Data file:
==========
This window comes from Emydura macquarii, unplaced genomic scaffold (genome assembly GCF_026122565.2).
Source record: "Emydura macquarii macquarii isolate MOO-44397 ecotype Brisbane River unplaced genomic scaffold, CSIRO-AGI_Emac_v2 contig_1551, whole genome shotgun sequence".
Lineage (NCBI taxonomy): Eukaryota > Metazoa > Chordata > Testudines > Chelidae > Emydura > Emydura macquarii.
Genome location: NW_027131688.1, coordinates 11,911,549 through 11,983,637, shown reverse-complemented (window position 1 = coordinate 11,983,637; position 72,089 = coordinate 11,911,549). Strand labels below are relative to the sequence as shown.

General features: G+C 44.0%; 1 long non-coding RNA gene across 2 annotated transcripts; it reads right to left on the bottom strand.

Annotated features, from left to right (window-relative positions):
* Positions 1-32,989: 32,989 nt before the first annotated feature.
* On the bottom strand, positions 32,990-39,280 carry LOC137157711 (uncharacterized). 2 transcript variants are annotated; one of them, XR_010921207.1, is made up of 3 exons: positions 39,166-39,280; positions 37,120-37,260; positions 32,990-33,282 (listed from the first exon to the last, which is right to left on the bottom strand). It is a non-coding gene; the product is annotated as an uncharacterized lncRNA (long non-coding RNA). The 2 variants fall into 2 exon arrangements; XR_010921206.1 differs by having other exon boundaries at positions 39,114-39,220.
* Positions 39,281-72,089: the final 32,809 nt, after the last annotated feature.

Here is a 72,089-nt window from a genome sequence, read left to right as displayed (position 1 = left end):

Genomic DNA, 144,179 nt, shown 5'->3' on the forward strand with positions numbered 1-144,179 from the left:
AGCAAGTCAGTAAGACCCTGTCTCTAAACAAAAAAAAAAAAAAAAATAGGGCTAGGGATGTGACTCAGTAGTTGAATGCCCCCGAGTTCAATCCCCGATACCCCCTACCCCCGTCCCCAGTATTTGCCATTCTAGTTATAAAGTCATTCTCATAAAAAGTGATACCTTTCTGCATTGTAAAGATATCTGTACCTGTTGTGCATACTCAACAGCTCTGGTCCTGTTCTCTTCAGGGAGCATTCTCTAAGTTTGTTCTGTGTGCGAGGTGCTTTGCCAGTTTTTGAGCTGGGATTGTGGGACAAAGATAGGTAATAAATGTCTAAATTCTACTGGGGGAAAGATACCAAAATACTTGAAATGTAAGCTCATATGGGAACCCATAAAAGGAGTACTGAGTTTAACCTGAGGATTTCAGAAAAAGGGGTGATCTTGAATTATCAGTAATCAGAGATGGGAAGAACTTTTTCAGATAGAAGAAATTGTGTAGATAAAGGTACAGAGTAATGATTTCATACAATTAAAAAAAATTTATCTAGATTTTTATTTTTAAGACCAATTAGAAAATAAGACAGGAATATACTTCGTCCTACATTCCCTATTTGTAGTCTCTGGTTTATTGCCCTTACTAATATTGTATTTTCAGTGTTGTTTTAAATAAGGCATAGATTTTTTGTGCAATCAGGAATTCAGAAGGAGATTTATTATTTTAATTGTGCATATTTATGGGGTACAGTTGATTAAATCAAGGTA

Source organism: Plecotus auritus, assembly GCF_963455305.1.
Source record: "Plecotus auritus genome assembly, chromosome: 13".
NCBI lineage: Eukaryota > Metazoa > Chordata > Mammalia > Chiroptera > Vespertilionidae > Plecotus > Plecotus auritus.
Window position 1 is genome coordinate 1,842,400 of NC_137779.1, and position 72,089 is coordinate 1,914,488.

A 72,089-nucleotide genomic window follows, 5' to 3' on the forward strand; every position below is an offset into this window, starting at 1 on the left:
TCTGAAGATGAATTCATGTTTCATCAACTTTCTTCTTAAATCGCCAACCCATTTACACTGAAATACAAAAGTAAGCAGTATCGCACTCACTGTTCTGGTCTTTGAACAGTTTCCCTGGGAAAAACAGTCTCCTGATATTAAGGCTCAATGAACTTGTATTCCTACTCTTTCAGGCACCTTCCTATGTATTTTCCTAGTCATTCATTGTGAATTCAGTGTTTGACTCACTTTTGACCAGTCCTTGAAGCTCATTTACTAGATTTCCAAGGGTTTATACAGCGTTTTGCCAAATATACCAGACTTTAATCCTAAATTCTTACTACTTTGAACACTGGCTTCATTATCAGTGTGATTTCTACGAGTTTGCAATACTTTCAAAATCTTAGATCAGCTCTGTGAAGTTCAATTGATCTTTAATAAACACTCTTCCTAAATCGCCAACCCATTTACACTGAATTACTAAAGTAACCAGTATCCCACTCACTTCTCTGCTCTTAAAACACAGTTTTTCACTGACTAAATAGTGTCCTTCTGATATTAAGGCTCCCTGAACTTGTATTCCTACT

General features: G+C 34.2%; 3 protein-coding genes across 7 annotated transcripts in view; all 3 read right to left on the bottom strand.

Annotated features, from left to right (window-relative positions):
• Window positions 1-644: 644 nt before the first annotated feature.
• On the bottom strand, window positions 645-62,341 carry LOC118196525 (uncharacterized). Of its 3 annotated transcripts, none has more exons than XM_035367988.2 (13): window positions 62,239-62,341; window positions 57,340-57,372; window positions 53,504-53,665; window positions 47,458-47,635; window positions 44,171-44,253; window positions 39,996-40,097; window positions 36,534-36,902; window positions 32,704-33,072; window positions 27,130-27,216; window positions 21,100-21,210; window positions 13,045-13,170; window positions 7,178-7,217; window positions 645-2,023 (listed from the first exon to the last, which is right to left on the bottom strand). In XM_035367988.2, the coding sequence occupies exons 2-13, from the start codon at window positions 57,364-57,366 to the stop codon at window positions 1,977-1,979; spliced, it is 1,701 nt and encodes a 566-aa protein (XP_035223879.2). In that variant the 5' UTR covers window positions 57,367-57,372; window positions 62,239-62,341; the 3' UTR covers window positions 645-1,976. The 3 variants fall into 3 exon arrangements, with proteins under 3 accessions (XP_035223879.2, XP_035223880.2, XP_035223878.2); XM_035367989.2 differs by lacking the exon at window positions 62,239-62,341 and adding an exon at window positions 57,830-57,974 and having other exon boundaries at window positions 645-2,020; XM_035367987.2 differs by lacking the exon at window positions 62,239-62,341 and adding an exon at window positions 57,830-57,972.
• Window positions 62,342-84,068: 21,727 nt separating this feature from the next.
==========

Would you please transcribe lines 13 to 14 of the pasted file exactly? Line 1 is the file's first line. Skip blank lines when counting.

Source organism: Plecotus auritus, assembly GCF_963455305.1.
Source record: "Plecotus auritus genome assembly, chromosome: 13".